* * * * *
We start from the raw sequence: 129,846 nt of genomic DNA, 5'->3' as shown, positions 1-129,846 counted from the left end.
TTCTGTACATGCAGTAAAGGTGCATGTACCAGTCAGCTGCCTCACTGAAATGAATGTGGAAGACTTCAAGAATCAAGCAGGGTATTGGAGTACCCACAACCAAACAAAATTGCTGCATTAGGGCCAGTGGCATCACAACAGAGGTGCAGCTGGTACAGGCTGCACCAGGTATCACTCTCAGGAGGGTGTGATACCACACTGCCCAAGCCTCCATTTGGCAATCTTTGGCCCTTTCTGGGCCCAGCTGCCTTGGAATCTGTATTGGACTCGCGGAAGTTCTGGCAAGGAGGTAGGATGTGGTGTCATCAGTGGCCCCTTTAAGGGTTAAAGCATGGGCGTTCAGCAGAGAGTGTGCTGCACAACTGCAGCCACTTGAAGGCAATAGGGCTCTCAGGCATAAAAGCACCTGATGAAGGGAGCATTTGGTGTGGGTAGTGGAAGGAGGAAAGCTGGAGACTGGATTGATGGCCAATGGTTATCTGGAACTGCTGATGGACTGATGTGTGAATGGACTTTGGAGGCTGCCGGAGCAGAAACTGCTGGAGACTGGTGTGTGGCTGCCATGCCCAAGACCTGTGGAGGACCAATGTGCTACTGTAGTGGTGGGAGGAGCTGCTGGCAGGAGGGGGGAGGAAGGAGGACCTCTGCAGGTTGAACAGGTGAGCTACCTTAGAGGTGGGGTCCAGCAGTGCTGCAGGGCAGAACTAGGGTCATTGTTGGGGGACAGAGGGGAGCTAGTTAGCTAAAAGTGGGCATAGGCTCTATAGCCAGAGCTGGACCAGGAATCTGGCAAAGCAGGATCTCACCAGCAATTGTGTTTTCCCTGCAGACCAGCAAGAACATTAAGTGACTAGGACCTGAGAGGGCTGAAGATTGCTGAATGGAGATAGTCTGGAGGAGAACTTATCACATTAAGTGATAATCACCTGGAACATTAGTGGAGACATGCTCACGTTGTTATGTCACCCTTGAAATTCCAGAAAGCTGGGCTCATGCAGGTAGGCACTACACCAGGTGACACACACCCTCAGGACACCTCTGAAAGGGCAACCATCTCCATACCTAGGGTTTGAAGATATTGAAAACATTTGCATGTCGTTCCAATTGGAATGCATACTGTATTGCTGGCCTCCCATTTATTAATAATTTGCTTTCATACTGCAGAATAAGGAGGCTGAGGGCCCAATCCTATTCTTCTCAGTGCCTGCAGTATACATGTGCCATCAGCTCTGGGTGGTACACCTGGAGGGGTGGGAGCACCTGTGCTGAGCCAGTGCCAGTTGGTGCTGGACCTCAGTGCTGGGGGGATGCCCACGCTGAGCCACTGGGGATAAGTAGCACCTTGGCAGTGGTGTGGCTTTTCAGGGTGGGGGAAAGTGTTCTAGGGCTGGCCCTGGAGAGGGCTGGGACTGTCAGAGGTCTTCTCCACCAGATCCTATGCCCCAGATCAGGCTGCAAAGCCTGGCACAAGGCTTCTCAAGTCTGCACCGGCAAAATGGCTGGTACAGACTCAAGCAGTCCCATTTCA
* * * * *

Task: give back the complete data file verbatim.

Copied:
We start from the raw sequence: 129,846 nt of genomic DNA, 5'->3' as shown, positions 1-129,846 counted from the left end.
TTCTGTACATGCAGTAAAGGTGCATGTACCAGTCAGCTGCCTCACTGAAATGAATGTGGAAGACTTCAAGAATCAAGCAGGGTATTGGAGTACCCACAACCAAACAAAATTGCTGCATTAGGGCCAGTGGCATCACAACAGAGGTGCAGCTGGTACAGGCTGCACCAGGTATCACTCTCAGGAGGGTGTGATACCACACTGCCCAAGCCTCCATTTGGCAATCTTTGGCCCTTTCTGGGCCCAGCTGCCTTGGAATCTGTATTGGACTCGCGGAAGTTCTGGCAAGGAGGTAGGATGTGGTGTCATCAGTGGCCCCTTTAAGGGTTAAAGCATGGGCGTTCAGCAGAGAGTGTGCTGCACAACTGCAGCCACTTGAAGGCAATAGGGCTCTCAGGCATAAAAGCACCTGATGAAGGGAGCATTTGGTGTGGGTAGTGGAAGGAGGAAAGCTGGAGACTGGATTGATGGCCAATGGTTATCTGGAACTGCTGATGGACTGATGTGTGAATGGACTTTGGAGGCTGCCGGAGCAGAAACTGCTGGAGACTGGTGTGTGGCTGCCATGCCCAAGACCTGTGGAGGACCAATGTGCTACTGTAGTGGTGGGAGGAGCTGCTGGCAGGAGGGGGGAGGAAGGAGGACCTCTGCAGGTTGAACAGGTGAGCTACCTTAGAGGTGGGGTCCAGCAGTGCTGCAGGGCAGAACTAGGGTCATTGTTGGGGGACAGAGGGGAGCTAGTTAGCTAAAAGTGGGCATAGGCTCTATAGCCAGAGCTGGACCAGGAATCTGGCAAAGCAGGATCTCACCAGCAATTGTGTTTTCCCTGCAGACCAGCAAGAACATTAAGTGACTAGGACCTGAGAGGGCTGAAGATTGCTGAATGGAGATAGTCTGGAGGAGAACTTATCACATTAAGTGATAATCACCTGGAACATTAGTGGAGACATGCTCACGTTGTTATGTCACCCTTGAAATTCCAGAAAGCTGGGCTCATGCAGGTAGGCACTACACCAGGTGACACACACCCTCAGGACACCTCTGAAAGGGCAACCATCTCCATACCTAGGGTTTGAAGATATTGAAAACATTTGCATGTCGTTCCAATTGGAATGCATACTGTATTGCTGGCCTCCCATTTATTAATAATTTGCTTTCATACTGCAGAATAAGGAGGCTGAGGGCCCAATCCTATTCTTCTCAGTGCCTGCAGTATACATGTGCCATCAGCTCTGGGTGGTACACCTGGAGGGGTGGGAGCACCTGTGCTGAGCCAGTGCCAGTTGGTGCTGGACCTCAGTGCTGGGGGGATGCCCACGCTGAGCCACTGGGGATAAGTAGCACCTTGGCAGTGGTGTGGCTTTTCAGGGTGGGGGAAAGTGTTCTAGGGCTGGCCCTGGAGAGGGCTGGGACTGTCAGAGGTCTTCTCCACCAGATCCTATGCCCCAGATCAGGCTGCAAAGCCTGGCACAAGGCTTCTCAAGTCTGCACCGGCAAAATGGCTGGTACAGACTCAAGCAGTCCCATTTCA